Cats – Turkish Angora (Odd-eyed Cat Breed)

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Turkish Angora

The Turkish Angora (Turkish: Ankara kedisi, ‘Ankara cat’) is a breed of domestic cat. Turkish Angoras are one of the ancient, natural breeds of cat, having originated in central Turkey, in the Ankara region (historically known as Angora). The breed has been documented as early as the 1600s and is believed to be the origin of the mutations for both the coloration white (the dominant white gene is in truth the absence of color) and long hair. The breed is also sometimes referred to as simply the Angora or Ankara cat, and in some obsolete works as the Angola.

Turkish Angora cats have a silky tail, medium-long length coat, no undercoat and a balanced body type. Though known for a shimmery white coat, Turkish angora cats can have one of more than twenty colours including black, “blue,” and reddish fur. They come in tabby and tabby-white, along with smoke varieties, and are in every color other than those that indicate hybridization (cross breeding), such as pointed, chocolate, lavender, and cinnamon.

Ankara Zoo Angora in 2012 January
Eyes may be blue, green, amber, yellow, or odd-eyed (e.g., one blue and one amber or green). Ears are pointed, large and wide-set. The eyes are almond shaped and the profile forms two straight planes. The plumed tail is often carried upright, perpendicular to the back.

Turkish Angora cats are active, intelligent, athletic and involved. They bond with humans, but often select a particular member of the family to be their constant companion. They seek to be “helpful” in any way they can with their humans, and their intelligence is at times remarkable, showing basic problem solving skills. They are easily trained, including deaf Turkish Angoras, both because of their intelligence and their desire to interact with humans.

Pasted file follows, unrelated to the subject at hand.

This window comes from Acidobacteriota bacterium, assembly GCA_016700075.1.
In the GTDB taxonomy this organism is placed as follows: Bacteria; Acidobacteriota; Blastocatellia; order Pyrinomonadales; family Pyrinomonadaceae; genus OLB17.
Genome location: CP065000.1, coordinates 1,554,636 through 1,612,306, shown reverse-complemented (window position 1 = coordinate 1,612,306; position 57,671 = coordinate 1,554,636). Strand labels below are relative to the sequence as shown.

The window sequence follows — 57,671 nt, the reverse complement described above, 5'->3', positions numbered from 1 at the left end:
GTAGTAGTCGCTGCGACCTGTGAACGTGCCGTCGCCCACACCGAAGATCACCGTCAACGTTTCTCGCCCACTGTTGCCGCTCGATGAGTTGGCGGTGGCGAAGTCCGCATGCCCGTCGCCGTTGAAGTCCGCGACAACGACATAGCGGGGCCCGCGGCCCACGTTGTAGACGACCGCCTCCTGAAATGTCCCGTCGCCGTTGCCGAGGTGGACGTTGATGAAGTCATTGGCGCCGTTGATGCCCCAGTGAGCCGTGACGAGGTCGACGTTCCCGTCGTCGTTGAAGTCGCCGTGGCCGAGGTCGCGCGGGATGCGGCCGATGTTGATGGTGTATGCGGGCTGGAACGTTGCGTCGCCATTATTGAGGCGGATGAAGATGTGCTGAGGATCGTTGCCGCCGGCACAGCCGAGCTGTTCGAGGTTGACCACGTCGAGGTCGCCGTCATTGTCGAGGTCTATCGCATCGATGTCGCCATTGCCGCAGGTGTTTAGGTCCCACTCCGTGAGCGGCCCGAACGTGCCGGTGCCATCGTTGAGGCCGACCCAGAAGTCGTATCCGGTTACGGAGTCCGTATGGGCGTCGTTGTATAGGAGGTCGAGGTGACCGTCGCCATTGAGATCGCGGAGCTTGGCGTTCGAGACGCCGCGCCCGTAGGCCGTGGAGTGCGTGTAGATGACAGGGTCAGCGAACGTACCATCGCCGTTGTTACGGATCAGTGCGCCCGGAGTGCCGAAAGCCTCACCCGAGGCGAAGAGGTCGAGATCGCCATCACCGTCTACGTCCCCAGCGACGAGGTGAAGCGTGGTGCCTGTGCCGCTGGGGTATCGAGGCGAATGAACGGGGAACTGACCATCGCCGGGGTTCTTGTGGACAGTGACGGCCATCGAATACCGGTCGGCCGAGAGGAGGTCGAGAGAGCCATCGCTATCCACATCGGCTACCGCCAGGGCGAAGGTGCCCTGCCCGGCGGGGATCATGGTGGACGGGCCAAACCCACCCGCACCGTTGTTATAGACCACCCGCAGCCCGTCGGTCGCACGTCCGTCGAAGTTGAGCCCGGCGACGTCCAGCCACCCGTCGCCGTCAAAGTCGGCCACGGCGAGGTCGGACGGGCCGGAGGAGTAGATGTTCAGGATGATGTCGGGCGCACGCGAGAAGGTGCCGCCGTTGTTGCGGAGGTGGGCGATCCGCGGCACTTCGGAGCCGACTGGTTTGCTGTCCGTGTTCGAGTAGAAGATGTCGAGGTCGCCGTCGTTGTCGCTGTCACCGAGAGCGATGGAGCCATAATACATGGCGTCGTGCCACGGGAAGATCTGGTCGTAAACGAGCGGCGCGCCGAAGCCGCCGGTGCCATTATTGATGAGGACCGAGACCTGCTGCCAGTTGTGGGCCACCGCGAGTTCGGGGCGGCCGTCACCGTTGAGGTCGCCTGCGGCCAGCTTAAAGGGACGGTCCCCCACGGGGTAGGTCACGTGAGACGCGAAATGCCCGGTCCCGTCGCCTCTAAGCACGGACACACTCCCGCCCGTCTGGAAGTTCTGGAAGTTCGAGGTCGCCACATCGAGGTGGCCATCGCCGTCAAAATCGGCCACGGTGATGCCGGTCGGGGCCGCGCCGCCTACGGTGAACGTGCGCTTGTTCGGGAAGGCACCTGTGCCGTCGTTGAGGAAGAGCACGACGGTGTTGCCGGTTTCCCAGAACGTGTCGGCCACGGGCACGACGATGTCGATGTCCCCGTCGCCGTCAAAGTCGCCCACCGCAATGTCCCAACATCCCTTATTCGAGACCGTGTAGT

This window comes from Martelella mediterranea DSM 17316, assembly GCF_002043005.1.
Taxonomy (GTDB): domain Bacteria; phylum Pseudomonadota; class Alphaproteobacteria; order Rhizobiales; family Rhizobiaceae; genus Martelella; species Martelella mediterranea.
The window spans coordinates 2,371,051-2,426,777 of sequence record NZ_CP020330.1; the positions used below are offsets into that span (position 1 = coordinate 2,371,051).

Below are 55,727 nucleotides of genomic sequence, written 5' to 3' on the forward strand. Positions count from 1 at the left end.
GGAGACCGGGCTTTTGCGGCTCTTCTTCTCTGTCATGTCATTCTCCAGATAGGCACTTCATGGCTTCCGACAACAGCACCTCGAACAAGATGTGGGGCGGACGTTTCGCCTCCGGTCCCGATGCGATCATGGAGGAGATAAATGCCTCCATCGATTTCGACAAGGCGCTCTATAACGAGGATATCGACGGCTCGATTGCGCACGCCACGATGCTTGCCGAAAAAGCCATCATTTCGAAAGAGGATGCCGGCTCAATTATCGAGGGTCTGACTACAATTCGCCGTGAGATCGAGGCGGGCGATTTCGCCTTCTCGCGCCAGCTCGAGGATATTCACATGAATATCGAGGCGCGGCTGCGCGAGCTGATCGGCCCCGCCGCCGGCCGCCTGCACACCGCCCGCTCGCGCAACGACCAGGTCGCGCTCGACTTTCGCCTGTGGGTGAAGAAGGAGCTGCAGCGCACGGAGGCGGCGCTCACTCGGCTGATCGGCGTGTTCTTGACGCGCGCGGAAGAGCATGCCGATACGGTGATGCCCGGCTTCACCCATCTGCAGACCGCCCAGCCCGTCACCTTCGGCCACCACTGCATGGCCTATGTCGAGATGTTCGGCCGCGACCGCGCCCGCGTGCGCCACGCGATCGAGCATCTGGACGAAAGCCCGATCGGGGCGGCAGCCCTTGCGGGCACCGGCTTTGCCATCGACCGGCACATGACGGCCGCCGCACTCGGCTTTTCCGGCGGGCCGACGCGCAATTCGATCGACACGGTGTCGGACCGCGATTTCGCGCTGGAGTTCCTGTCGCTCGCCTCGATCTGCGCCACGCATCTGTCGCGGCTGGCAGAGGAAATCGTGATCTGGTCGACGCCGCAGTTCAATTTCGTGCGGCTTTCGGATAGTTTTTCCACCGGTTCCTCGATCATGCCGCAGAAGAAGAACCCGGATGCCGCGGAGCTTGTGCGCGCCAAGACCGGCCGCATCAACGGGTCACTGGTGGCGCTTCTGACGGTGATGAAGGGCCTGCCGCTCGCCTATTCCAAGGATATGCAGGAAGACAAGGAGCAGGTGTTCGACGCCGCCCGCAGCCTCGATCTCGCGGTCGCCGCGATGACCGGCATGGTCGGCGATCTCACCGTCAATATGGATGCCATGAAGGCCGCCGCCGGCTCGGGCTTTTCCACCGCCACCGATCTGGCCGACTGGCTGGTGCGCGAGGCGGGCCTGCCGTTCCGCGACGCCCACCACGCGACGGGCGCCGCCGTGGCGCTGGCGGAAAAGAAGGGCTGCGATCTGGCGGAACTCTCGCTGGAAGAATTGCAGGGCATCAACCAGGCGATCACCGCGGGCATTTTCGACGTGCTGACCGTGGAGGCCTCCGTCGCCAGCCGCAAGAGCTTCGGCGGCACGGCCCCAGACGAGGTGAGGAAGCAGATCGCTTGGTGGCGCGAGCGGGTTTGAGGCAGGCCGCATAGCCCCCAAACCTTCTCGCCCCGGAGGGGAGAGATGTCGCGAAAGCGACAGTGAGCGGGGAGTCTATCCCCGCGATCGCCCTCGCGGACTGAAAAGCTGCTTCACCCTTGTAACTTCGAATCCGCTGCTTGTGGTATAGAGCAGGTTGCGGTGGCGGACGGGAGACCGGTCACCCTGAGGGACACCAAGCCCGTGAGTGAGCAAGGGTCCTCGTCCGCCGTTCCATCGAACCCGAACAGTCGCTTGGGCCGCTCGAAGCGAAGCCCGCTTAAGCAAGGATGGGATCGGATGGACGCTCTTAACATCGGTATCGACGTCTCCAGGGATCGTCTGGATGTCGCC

Turkish angoras are energetic, and often seek out “high ground” in the home, including tops of doors, bookshelves, and other furniture. Some ride on their owners’ shoulders. Their personality makes the breed desirable to certain people. They get along well in homes with other animals, children, and high activity.

The UC Davis only studied American cat fancy registered Angoras rather than the “true” Turkish Angora or Ankara Kedisi directly from Turkey, and especially from the Ankara Zoo.
The latest genetic study[11] included a few cats imported from Turkey. The study confirmed that ?Turkish- versus USA-originating Turkish Angoras (…) are resolved as separate breed populations The American Turkish Angoras are categorized as descendants of European random-bred cats, and cats imported from Turkey ?were assigned to the Eastern Mediterranean? group.

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